Traumatic, electrons are subatomic particles. They may not weigh much, but if youre counting particles, they are in there and ruin your definition.
The definition uses the number of neutrons+protons in an atom of a specific isotope. There is a caveat even to this though, as a fellow on reddit blew my mind with the explanation for the actual atomic weight of 1
The value of H = 1 is just a rough measure. Nucleons change mass a bit when they combine in a nucleus, the amount lost is called the mass defect. The mass of a proton is 1.672623E-27 kg, mass of a neutron is 1.674929E-27. So two protons and two neutrons should be 6.695104E-27 kg, however the actual mass of a helium nucleus is 6.644657230E−27 kg, which is lower than expected by 0.050447E-27 kg, which is off by about 1%. You can convert this mass defect to an energy using E = mc2 to get the nuclear binding energy.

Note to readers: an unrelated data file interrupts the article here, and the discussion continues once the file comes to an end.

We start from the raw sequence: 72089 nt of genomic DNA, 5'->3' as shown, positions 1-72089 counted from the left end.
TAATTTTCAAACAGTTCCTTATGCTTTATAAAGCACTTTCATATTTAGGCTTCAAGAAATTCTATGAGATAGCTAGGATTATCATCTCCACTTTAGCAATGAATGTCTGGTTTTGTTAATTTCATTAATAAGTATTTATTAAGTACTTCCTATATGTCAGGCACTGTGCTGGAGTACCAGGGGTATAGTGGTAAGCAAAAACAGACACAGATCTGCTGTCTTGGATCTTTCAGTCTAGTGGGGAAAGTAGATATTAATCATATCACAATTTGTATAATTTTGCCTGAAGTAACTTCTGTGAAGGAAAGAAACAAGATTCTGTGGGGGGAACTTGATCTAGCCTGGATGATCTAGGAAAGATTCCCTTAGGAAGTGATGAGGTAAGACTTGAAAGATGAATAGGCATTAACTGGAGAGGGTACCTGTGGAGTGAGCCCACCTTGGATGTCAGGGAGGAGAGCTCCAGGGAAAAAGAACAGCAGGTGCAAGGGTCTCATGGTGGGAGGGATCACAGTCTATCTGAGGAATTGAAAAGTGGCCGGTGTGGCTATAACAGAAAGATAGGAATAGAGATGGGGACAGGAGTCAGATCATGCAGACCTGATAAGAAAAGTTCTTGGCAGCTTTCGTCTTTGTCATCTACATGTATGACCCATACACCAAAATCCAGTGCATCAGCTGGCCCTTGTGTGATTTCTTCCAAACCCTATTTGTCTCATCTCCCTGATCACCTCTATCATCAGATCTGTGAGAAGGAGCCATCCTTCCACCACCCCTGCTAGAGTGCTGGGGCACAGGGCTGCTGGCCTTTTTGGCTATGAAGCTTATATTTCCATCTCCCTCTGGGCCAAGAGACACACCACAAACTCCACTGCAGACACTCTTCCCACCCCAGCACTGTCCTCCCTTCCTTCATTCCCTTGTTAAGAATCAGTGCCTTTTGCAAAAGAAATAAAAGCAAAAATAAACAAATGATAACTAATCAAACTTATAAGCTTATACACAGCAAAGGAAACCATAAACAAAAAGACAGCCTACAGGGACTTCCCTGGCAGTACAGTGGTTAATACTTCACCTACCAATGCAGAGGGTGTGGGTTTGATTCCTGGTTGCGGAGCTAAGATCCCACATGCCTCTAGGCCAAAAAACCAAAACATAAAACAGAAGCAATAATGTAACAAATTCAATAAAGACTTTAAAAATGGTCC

So while the mass of one C-12 is almost 12 times the mass of hydrogen, it isn't exactly 12 times. 1 mole of hydrogen atoms is actually 1.007825 grams (about 1% off)., due to the mass defect lowering the mass of carbon.
Deuterium only accounts for 0.0115% abundance, and tritium is even more negligible, so that extra weight isn't much due to isotopic abundance. I never caught this before.